Dec. 9, 2020 By Allie Griffin
The proposed 13-tower, mixed-use development on the Flushing waterfront is a step closer toward becoming a reality.
The City Council’s Land Use Committee overwhelmingly voted to approve a zoning change that is needed for the ambitious project to move ahead.
The committee voted 14-to-1 to approve the land use application that calls for a 29-acre “Special Flushing Waterfront District.” Only Brooklyn Council Member Inez Barron voted against the project.
The application will go before the full city council for a final vote Thursday. However, now that it has the backing of the Land Use Committee, it is likely that the full council will approve it.
The committee held the vote today, after having negotiated an agreement between the applicant FWRA — a consortium of three developers that each own a portion of the 29 acre district — and union leaders last night.
FWRA reached an agreement with the 32BJ Service Employees International Union and the New York Hotel & Motels Trades Council to provide hundreds of residential, building service and hotel jobs at the project.
The two influential unions had urged the city council to vote against the application prior to the agreement.
“I’m really happy to announce that last night we reached an agreement with labor groups and the applicants that will include union jobs in the Special Flushing Waterfront District with both 32BJ and the Hotel Trades Council,” said Flushing Council Member Peter Koo, who sits on the Land Use committee and voted for the zoning application.
Koo has expressed support for the Flushing project for some time — citing how it would transform the barren industrial land into a publicly accessible waterfront for downtown Flushing. The project would bring 1,725 apartments, multiple hotels, office and retail space as well as a brand new road network and 2.8 acres of public waterfront space.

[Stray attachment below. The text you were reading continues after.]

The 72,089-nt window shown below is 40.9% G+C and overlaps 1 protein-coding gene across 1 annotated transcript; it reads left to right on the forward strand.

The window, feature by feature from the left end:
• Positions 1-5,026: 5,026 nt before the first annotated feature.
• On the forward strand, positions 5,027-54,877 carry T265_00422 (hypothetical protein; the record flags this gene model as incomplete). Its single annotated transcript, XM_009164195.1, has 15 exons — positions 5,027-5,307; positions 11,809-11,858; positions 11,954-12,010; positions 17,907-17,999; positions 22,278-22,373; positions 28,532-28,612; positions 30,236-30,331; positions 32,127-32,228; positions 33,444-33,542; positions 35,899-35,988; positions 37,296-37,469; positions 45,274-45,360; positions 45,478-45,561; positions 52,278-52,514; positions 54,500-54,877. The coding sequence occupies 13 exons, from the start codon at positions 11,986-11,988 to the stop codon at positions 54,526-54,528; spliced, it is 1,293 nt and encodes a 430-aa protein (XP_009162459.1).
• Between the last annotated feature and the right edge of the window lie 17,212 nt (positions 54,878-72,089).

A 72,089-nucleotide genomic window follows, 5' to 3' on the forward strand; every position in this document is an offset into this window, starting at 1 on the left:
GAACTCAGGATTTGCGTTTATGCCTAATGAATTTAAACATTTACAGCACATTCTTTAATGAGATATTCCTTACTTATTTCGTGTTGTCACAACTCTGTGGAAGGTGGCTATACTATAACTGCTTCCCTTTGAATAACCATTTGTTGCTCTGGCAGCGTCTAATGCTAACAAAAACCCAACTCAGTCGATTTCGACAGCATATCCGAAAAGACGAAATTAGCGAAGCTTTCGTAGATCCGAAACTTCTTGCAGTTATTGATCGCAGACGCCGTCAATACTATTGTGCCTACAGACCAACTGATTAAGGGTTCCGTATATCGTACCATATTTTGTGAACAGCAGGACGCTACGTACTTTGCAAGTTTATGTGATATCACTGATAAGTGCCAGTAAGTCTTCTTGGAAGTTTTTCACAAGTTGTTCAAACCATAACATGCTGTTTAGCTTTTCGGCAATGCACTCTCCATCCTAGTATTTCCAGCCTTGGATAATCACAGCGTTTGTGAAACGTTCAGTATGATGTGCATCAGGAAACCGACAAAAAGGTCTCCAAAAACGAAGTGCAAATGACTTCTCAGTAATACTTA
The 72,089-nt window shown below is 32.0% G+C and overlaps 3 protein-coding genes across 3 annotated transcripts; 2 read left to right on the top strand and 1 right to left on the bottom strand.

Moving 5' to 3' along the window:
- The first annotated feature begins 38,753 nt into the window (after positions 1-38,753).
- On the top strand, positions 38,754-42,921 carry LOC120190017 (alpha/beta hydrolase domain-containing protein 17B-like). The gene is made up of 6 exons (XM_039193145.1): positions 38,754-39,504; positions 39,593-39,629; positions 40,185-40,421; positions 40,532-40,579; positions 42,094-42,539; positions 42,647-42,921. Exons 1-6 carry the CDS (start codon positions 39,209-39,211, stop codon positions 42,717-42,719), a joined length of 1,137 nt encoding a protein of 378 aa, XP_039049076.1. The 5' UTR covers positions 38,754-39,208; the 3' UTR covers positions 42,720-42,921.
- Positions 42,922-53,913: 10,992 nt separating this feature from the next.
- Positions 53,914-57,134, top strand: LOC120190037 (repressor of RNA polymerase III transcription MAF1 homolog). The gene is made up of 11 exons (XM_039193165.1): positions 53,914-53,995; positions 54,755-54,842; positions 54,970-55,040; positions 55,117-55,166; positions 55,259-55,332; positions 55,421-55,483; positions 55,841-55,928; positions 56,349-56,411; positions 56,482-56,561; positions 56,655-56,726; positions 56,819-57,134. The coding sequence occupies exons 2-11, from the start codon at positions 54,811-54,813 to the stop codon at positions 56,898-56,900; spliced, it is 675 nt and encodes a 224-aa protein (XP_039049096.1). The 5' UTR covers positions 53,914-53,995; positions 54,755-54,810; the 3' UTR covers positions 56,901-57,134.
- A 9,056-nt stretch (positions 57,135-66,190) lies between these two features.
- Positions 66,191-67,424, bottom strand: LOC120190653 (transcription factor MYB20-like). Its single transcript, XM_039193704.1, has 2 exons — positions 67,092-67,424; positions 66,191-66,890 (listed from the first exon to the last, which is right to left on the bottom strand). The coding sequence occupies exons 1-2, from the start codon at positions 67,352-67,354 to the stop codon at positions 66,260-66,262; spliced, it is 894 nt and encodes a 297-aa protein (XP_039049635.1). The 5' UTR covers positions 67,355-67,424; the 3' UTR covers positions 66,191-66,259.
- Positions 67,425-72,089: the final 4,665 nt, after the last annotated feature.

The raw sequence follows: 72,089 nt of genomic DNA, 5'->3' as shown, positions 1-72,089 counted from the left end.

Koo’s support is vital, since the council traditionally votes in accordance with the wishes of the member who represents the district where the rezoning is proposed.
The lack of union support had been a stumbling block prior to the union agreement. The limited number of affordable housing units — just 75 to 90 out of 1,725 units – within the proposal was another obstacle several council members took issue with.
However, Koo said FWRA has since agreed to continue talks about adding additional affordable units — though he didn’t provide a specific number.
The developers have agreed to continue conversations with the New York City Department of Housing and Preservation (HPD), which manages the city’s stock of affordable housing, over the next three years, he said.
“Importantly, the applicants have entered into an agreement with the city to further engage in discussions over the next three years with HPD and the Council to work on ways to secure financing so we can maximize the amount of affordable housing on site,” Koo said at the committee meeting.
FWRA’s plans for 75 to 90 affordable units meets the rezoning requirements, but several council members want to see the number increased.
Last month, Council Member Francisco Moya, Chair of the Zoning Subcommittee, and 11 other council members said in a joint statement that they wouldn’t vote to approve the project as it stood at that point – given the lack of union support and the number of affordable units.
Three of the members who signed the statement–Moya and Council Members Diana Ayala and Carlina Rivera – sit on the Land Use committee and voted today to approve the application.
Moya is one of five Queens council members on the committee and all approved it. The others are Koo, Adrienne Adams, Barry Grodenchik, I. Daneek Miller and Antonio Reynoso.
However, Reynoso, who represents parts of Ridgewood, Bushwick and Williamsburg, said in a statement that he had voted for “the lesser of two evils,” saying that what the developers can build as of right is less desirable.